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Jewels Royal Ballet 2016-2017 Season

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As was said in the section about streamed performances Jewels may not be the greatest of Balanchine's works but it is a piece which enables a company to display the range of talent within its ranks and I would add that even if it is Balanchine not on absolutely top form it is considerably better then most other choreographers manage at their best. As I have already said the Royal Ballet used to dance Balanchine with a distinct foreign accent,they no longer do so, but they are no longer a company which can be guaranteed to dance Ashton as stylishly as they once did.


It may not be clear from what I have told you about the Royal Ballet this season but the company is going through a period of transition which is more obvious than that occasioned by the departure of Rojo, Cojocaru, Galeazzi and Benjamin.Then it was clear who the dancers leading the company would be as they were, for the main part, already in post as principal dancers. At this point it feels that a generational change is taking place as all the remaining experienced female principals are in their thirties Cuthbertson the youngest is about thirty two and Morera the oldest is in her very late thirties while the two recent appointees are in their twenties and it is likely that any dancers newly appointed to the rank of principal will be no older than their mid twenties. With Yanowsky's imminent retirement, Soares, who has never been that stylish, obviously struggling in exposed roles and questions about how long Watson will continue dancing some people are beginning to treat casting announcements like auguries indicating who the likely candidates for promotion and principal status are as they not only tell us who we are going too see in performance but indicate who among the junior ranks have caught the eye of management and stagers.


With the late Gailene Stock at the school and the company's repertory given considerable coherence by Mason some of which has survived O'Hare's somewhat uncritical pursuit of new repertory we seem to be entering one of the Royal Ballet's better periods.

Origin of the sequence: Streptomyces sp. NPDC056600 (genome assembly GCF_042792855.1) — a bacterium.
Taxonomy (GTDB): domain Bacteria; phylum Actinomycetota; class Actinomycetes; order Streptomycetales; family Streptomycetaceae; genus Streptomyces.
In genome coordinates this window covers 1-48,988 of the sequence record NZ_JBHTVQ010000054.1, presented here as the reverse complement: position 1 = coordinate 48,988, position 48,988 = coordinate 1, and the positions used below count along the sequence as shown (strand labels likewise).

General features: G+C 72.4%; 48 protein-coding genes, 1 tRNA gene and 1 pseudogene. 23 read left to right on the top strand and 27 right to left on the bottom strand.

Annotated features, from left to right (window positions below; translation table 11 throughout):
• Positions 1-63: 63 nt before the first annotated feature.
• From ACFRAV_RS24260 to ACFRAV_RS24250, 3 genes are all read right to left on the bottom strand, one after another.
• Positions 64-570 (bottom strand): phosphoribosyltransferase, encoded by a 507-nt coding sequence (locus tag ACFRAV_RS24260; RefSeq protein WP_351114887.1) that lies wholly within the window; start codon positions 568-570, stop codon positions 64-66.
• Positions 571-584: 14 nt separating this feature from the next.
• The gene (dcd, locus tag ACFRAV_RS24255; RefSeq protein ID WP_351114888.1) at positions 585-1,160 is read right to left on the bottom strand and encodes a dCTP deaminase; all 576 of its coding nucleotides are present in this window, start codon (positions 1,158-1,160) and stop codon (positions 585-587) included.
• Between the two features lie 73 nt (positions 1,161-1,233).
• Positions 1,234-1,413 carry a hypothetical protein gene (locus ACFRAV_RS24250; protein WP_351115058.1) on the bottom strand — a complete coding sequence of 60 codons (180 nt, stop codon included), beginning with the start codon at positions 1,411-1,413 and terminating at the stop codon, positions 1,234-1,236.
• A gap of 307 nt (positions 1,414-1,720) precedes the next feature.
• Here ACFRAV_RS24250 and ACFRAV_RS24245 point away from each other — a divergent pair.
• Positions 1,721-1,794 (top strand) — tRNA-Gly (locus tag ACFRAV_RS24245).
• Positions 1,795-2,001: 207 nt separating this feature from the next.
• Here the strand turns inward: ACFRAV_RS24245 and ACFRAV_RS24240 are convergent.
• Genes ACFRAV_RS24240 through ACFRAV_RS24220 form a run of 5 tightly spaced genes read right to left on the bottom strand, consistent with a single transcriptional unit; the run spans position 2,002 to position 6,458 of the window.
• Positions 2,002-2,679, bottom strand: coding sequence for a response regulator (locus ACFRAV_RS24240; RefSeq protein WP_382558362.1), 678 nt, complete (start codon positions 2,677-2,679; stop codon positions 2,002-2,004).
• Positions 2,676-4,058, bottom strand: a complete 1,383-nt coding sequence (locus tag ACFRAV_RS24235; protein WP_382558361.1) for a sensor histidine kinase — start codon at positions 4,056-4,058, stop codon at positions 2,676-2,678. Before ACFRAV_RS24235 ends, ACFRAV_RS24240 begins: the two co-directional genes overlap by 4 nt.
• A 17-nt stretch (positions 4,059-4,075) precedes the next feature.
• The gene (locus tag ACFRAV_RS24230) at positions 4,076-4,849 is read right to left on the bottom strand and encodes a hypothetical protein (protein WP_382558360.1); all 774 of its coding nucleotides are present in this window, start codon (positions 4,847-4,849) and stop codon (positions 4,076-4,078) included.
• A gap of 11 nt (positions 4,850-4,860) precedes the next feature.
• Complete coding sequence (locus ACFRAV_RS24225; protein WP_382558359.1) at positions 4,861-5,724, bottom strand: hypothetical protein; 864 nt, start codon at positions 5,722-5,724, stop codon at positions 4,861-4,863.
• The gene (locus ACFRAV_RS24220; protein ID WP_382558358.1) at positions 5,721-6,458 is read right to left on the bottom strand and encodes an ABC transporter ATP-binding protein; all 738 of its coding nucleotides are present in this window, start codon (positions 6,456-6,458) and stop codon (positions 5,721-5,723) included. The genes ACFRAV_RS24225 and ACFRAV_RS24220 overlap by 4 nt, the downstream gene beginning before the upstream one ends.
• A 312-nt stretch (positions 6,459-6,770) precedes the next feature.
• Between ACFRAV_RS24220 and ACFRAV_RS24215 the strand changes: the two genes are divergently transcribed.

We had  a good mixture of experience and promising talent on show during the performances of Jewels with the company fielding three casts for Emeralds, Rubies and Diamonds with only two dancers in the main roles appearing in more than one cast. In both cases the doubling up probably reflects management's need to give a dancer like Hristov  some leading roles and to feed McRae's ambitions rather than a lack of talent or the youth and comparative inexperience of much of the of the company. Everywhere you look there is real talent and potential.


It seems unfair to describe the casts as first, second and third cast as it suggests that there were marked qualitative differences between the performance of each when in fact it was one of those occasions on which the placing of a particular cast in sequence had little or nothing to do with the dancers' abilities or the quality of their performances. If anyone who saw all three casts had a favourite their selection was almost certainly based on the fact that one of the casts included dancers in whom they are particularly interested rather than any great difference between their performances.


The casts were as follows;-

1) Emeralds with Nagdhi Ball,Mendizabal and Edmonds with Acri,Gasparini and Hinkis in the pas de trois;Rubies with Heap, Takada and Campbell; Diamonds with Cuthbertson and Muntagirov.


2) Emeralds with Stix-Brunell, Hristov,Morera and Hirano  with Hay, Maguire and Crawford in the pas de trois; Rubies with Hamilton, Lamb and MCrae; Diamonds with Nunez and Soares which was the streamed cast.


3) Emeralds with Choe,Hristov, Hayward and Zuchetti  with Richardson,O'Sullivan and Stock in the pas de trois;Rubies with Storm-Jensen, Magri and Sambe; Diamonds with Ccuthbertsom and Muntagirov.


 Salenko and McRae. also danced Diamonds during the run.